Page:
If my parents were more risk averse and placed the $1,000 into a certificate of deposit offered at a local bank, that investment would be worth $2,396. 56 by mid-2005. These calculations bring up the relationship between risk and return. A more conservative mutual fund manager might not take on much risk, and therefore, would yield a lower return. 4. Absolute performance is the return an asset achieves over a certain period of time. Absolute return differs from relative return because it is concerned with the return of a particular asset and does not compare it to any other measure or benchmark.

The absolute return for the Value Trust Fund stated annually, was 14. 6% on average over the fourteen year period (1990-mid2005). Relative to the S & P 500, the Value Trust Fund surpassed its benchmark index by 3. 67% annually. Value Trust earned a cumulative return of 830% from the early 1990’s to mid-2005. Value Trust Fund was a large capitalization growth stock during 2005. In order to understand this fund’s relative performance, it is useful to compare returns to the S & P 500 Composite Index and funds of similar characteristics with Bill Miller’s Value Trust.

The 10-year annualized return on Large Cap funds in the market during 2005 was 6. 94%. The 10-year annualized return on Foreign Large Cap funds was 5. 36%. Value Trust outperformed both of these benchmarks with an annualized 10-year return of 15. 04%. 6. Technical analysis involves the identification of profitable investment opportunities based on trends in stock prices, volume, market sentiment, Fibonacci numbers, etc. Fundamental analysis relies heavily on insights afforded by an analysis of the economic fundamentals of a company and its industry, supply and demand costs, growth prospects, etc.

Technical analysis evaluates a security from the charts, while fundamental analysis approaches security evaluation with the financial statements. 10. By mid-2005, I would suggest wealthy individuals in the area of equity investments to stay away from investing in Legg Mason Value Trust based on the experience and success that has led the manager of the fund to achieve throughout its ability to perform the market year after year. All investments are subject to risk, including possible loss of principal.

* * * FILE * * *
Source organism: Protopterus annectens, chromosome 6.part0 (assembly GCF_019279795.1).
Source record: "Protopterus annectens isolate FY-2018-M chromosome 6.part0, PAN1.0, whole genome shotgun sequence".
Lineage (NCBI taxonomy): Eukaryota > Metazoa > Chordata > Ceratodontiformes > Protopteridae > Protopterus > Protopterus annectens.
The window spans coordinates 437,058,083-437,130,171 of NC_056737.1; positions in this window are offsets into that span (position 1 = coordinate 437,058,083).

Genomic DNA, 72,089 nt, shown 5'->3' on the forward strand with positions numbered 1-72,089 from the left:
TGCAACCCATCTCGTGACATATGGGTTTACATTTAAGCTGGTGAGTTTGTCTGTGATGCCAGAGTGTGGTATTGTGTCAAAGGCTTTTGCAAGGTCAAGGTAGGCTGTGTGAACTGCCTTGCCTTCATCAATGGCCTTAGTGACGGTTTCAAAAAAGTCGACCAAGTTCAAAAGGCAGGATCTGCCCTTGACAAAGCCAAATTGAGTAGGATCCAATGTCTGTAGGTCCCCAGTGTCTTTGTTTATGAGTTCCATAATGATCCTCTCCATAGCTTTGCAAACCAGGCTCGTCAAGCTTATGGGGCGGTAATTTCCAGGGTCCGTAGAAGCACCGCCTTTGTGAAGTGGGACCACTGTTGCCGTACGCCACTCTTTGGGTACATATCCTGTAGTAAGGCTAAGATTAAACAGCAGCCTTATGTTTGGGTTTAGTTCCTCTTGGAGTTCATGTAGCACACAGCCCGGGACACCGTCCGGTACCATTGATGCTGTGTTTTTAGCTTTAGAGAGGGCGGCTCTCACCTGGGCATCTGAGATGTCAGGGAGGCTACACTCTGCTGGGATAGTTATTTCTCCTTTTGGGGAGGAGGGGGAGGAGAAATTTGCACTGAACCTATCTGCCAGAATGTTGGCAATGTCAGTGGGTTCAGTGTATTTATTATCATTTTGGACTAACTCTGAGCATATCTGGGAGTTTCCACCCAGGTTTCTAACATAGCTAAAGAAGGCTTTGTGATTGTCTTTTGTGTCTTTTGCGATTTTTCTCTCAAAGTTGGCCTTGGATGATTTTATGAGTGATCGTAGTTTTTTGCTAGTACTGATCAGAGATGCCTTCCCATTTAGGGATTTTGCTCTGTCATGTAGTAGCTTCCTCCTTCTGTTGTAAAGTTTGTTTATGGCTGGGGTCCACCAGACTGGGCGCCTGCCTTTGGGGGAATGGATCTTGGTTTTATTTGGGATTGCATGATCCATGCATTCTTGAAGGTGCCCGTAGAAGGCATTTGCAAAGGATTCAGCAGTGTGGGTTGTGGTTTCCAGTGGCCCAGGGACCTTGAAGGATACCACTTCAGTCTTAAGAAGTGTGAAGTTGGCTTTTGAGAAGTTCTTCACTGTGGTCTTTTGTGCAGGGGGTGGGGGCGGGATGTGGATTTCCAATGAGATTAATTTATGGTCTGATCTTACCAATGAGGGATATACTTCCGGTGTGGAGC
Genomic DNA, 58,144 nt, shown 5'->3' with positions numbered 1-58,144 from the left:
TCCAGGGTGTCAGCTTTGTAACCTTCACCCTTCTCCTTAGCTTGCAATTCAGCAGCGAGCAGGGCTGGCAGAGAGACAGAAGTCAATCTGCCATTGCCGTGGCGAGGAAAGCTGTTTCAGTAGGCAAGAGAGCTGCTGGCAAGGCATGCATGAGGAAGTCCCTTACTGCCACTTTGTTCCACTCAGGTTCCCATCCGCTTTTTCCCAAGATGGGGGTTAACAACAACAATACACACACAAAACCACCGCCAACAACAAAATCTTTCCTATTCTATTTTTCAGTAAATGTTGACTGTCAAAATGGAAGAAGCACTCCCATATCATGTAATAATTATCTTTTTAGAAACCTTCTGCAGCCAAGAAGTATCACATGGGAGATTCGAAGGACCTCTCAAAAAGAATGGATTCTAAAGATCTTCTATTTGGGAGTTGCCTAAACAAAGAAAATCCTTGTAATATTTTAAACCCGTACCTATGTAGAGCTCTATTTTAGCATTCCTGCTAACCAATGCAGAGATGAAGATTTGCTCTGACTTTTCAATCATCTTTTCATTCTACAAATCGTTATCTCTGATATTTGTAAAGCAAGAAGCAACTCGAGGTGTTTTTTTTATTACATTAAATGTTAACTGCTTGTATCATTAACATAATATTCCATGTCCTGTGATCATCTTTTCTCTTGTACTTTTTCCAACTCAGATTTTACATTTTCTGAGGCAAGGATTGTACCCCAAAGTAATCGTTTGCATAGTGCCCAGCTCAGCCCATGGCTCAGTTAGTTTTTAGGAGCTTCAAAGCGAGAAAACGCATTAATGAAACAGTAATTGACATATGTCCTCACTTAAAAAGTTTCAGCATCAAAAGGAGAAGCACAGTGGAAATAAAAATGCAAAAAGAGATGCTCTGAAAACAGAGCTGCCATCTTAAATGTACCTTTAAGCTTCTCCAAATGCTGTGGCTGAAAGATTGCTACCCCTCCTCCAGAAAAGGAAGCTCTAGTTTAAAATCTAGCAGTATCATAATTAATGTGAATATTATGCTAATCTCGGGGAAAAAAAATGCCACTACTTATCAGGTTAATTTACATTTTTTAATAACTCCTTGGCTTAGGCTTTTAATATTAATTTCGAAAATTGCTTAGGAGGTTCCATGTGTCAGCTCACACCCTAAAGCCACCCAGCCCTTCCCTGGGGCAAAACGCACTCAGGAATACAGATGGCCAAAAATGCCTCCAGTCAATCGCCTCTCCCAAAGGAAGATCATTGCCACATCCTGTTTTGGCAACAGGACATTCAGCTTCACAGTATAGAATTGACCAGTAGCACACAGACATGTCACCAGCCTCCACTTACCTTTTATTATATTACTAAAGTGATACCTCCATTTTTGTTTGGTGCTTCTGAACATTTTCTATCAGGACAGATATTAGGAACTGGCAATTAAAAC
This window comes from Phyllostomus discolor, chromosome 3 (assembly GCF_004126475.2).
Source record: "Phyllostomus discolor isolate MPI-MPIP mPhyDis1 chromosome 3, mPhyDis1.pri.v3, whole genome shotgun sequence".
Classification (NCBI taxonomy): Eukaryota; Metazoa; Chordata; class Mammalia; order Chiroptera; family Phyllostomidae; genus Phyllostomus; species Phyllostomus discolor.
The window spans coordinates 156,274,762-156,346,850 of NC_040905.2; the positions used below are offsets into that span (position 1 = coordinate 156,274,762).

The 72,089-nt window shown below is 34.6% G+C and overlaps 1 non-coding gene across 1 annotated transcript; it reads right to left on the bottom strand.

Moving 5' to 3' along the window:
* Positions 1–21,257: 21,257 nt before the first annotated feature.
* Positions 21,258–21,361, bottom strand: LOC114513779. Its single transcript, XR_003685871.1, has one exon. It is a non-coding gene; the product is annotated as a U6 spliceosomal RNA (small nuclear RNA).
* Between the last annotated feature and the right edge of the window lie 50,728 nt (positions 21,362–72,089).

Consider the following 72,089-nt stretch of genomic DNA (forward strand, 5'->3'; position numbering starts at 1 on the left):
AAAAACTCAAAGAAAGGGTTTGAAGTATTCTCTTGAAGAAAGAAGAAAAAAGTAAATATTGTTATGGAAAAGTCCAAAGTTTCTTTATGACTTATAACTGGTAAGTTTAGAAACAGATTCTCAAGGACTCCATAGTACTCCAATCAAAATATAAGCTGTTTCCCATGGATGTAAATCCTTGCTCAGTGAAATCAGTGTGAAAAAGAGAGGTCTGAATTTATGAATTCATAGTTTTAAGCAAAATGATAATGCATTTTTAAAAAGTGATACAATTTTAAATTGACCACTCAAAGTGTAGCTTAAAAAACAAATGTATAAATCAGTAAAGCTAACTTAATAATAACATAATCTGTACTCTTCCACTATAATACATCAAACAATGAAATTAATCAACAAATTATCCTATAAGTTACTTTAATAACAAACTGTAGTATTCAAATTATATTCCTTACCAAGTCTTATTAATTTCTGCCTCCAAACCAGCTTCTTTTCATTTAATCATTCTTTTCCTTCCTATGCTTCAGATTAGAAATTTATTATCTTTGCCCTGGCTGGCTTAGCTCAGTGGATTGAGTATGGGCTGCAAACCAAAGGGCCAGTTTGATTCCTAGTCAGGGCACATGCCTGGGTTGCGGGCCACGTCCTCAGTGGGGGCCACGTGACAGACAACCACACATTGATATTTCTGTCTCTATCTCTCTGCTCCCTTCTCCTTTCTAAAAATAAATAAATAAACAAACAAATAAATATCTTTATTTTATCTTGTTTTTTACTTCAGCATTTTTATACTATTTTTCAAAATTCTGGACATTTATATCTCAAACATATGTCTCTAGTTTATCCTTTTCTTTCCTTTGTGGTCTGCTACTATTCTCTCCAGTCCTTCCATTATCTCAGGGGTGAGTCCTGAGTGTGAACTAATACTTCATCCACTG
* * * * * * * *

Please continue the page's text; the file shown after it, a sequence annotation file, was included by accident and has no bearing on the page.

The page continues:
The value approach to investing involves the risk that those stocks deemed to be undervalued by the portfolio manager may remain undervalued. Because this Fund expects to hold a concentrated portfolio of a limited number of securities, a decline in the value of these investments would cause the Fund’s overall value to decline to a greater degree than a less concentrated portfolio. The Fund may focus its investments in certain regions or industries, thereby increasing its potential vulnerability to market volatility. All of these issues are important to take into consideration when considering investing in Value Trust.

It is evident that Bill Miller is a great mutual fund manager, and by following some of his own investment strategy ideas, it would be a poor choice to invest in Legg Mason Value Trust. In taking a long-run view, Value Trust would not be worth investing in due to its abnormally large returns that consistently beat out the market benchmark indices. This can only go on for so long, and is always an issue that bears close monitoring when it comes to investor rationality. Since the expectations on this fund are rather high, the chances are the opportunity for greater returns than the fund has been experiencing are not likely.

Bill Miller would advise investors to be cautious of investing in high expectation stocks and he would likely recommend investing in low expectation funds. Value Trust is not a low expectation fund, which make for wiser investments. At this point in time, Value Trust has been looking really good for the past twenty years and may begin to start dropping, so there should be no urgency to make an aggressive play on it. When a stock has been looking bleak, that is the time to invest. The market environment for Value Trust is optimistic, therefore bargain prices are less likely to occur and there is less room for opportunity.